Barack Obama, the US president, says that a systemic failure allowed the botched bombing of a Detroit-bound US plane on Friday.
Initial investigations into the foiled plot reveal a series of failings in the US security and intelligence systems. Umar Farouk Abdulmutallab, who attempted the attack, was known to intellegence officials, but had no restrictions on flying.
Pledging to revamp the system that he describes as "totally unacceptable," Obama issued a batch of new rules and regulations to reinforece air security.
But Janet Napolitano, who is in charge of homeland security, said that the attemped attack showed that the system worked.
Al-Qaeda in the Arabian Peninsula, which includes the merged Saudi and Yemeni branches of the group, has claimed responsibility for the attempt.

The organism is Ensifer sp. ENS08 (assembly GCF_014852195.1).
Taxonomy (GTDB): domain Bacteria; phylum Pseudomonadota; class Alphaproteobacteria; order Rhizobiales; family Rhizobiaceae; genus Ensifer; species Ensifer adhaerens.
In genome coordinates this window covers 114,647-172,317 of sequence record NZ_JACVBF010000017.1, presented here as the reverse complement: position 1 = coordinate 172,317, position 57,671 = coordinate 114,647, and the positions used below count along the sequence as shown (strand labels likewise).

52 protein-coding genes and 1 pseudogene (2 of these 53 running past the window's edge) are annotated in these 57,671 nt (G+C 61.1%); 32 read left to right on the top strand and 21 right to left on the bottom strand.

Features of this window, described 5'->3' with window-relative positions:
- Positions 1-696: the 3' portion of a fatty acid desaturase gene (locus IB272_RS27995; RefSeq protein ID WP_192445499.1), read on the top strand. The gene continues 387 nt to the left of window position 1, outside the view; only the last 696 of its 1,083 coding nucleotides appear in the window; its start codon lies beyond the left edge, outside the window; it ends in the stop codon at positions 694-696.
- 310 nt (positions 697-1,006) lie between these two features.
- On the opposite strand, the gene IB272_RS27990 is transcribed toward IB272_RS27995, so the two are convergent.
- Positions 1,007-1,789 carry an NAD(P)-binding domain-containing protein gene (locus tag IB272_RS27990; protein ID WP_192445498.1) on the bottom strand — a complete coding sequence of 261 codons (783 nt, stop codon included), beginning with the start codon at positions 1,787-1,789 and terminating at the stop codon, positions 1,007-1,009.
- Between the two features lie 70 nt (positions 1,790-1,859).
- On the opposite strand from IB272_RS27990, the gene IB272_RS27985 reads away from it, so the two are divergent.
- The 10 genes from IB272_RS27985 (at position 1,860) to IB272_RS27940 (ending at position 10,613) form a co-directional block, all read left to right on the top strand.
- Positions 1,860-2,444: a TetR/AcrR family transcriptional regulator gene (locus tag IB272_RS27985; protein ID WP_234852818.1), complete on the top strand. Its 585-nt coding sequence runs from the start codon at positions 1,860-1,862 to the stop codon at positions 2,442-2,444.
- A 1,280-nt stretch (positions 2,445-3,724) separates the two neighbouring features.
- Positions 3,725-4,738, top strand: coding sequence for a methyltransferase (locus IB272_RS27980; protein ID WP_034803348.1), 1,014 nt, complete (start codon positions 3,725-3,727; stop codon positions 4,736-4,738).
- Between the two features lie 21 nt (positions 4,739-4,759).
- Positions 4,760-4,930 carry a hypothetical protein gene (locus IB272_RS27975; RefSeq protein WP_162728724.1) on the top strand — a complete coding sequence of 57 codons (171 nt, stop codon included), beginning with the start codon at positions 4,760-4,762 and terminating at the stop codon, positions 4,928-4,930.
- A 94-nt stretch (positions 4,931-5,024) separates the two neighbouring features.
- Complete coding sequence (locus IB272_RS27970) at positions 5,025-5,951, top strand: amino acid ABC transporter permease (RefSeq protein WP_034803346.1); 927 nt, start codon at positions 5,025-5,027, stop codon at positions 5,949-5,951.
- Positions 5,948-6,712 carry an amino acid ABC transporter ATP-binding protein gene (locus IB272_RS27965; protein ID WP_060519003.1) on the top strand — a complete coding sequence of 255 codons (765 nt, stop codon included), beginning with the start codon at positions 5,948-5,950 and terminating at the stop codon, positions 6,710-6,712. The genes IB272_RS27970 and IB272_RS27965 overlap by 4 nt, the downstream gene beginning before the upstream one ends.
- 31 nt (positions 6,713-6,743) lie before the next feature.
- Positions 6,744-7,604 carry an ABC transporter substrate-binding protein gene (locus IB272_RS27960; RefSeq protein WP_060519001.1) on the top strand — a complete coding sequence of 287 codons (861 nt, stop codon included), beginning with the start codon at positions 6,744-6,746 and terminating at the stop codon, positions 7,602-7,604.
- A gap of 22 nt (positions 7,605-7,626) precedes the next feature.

To prevent the group and others from boarding aeroplanes with concealed weapons, invasive new screening technologies have been proposed.
So how would these rules prevent new attacks? And is the so-called 'war on terror' taking a new turn?
Inside Story presenter Hoda Abdelhamid discusses with Roger King, an airline and financial analyst with the credit researcher, Creditsights, Scott Lott, of the International Aviation Transport Industry, and Simon Tisdall, an assistant editor of The Guardian newspaper.
This episode of Inside Story aired from Wednesday, December 30.
Source: Al Jazeera